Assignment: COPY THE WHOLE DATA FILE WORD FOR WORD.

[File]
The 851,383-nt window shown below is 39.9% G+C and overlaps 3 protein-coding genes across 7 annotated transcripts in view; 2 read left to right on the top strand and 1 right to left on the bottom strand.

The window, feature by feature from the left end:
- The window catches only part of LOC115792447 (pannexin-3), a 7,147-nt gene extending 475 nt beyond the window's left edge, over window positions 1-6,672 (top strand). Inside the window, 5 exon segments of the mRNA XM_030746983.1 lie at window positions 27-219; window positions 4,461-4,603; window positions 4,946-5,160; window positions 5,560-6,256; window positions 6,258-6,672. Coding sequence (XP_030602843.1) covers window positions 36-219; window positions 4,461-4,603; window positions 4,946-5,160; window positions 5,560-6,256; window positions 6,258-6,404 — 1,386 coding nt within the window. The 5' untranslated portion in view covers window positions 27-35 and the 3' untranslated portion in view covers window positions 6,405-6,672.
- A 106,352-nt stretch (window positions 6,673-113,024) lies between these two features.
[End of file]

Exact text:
The 851,383-nt window shown below is 39.9% G+C and overlaps 3 protein-coding genes across 7 annotated transcripts in view; 2 read left to right on the top strand and 1 right to left on the bottom strand.

The window, feature by feature from the left end:
- The window catches only part of LOC115792447 (pannexin-3), a 7,147-nt gene extending 475 nt beyond the window's left edge, over window positions 1-6,672 (top strand). Inside the window, 5 exon segments of the mRNA XM_030746983.1 lie at window positions 27-219; window positions 4,461-4,603; window positions 4,946-5,160; window positions 5,560-6,256; window positions 6,258-6,672. Coding sequence (XP_030602843.1) covers window positions 36-219; window positions 4,461-4,603; window positions 4,946-5,160; window positions 5,560-6,256; window positions 6,258-6,404 — 1,386 coding nt within the window. The 5' untranslated portion in view covers window positions 27-35 and the 3' untranslated portion in view covers window positions 6,405-6,672.
- A 106,352-nt stretch (window positions 6,673-113,024) lies between these two features.